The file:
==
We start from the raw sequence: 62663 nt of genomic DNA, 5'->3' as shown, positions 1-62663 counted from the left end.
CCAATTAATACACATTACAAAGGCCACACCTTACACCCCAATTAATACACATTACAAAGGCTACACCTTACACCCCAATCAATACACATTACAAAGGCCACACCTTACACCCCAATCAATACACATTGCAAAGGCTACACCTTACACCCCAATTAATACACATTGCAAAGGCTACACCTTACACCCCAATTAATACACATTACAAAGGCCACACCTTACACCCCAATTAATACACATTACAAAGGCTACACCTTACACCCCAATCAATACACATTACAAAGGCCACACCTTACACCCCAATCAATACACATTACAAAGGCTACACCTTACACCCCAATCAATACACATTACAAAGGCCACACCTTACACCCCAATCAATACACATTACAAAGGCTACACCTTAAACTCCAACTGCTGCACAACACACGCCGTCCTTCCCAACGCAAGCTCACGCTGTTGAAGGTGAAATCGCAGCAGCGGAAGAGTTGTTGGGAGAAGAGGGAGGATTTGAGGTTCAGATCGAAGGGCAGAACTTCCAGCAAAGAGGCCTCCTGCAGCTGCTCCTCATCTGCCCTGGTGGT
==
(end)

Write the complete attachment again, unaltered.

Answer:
We start from the raw sequence: 62663 nt of genomic DNA, 5'->3' as shown, positions 1-62663 counted from the left end.
CCAATTAATACACATTACAAAGGCCACACCTTACACCCCAATTAATACACATTACAAAGGCTACACCTTACACCCCAATCAATACACATTACAAAGGCCACACCTTACACCCCAATCAATACACATTGCAAAGGCTACACCTTACACCCCAATTAATACACATTGCAAAGGCTACACCTTACACCCCAATTAATACACATTACAAAGGCCACACCTTACACCCCAATTAATACACATTACAAAGGCTACACCTTACACCCCAATCAATACACATTACAAAGGCCACACCTTACACCCCAATCAATACACATTACAAAGGCTACACCTTACACCCCAATCAATACACATTACAAAGGCCACACCTTACACCCCAATCAATACACATTACAAAGGCTACACCTTAAACTCCAACTGCTGCACAACACACGCCGTCCTTCCCAACGCAAGCTCACGCTGTTGAAGGTGAAATCGCAGCAGCGGAAGAGTTGTTGGGAGAAGAGGGAGGATTTGAGGTTCAGATCGAAGGGCAGAACTTCCAGCAAAGAGGCCTCCTGCAGCTGCTCCTCATCTGCCCTGGTGGT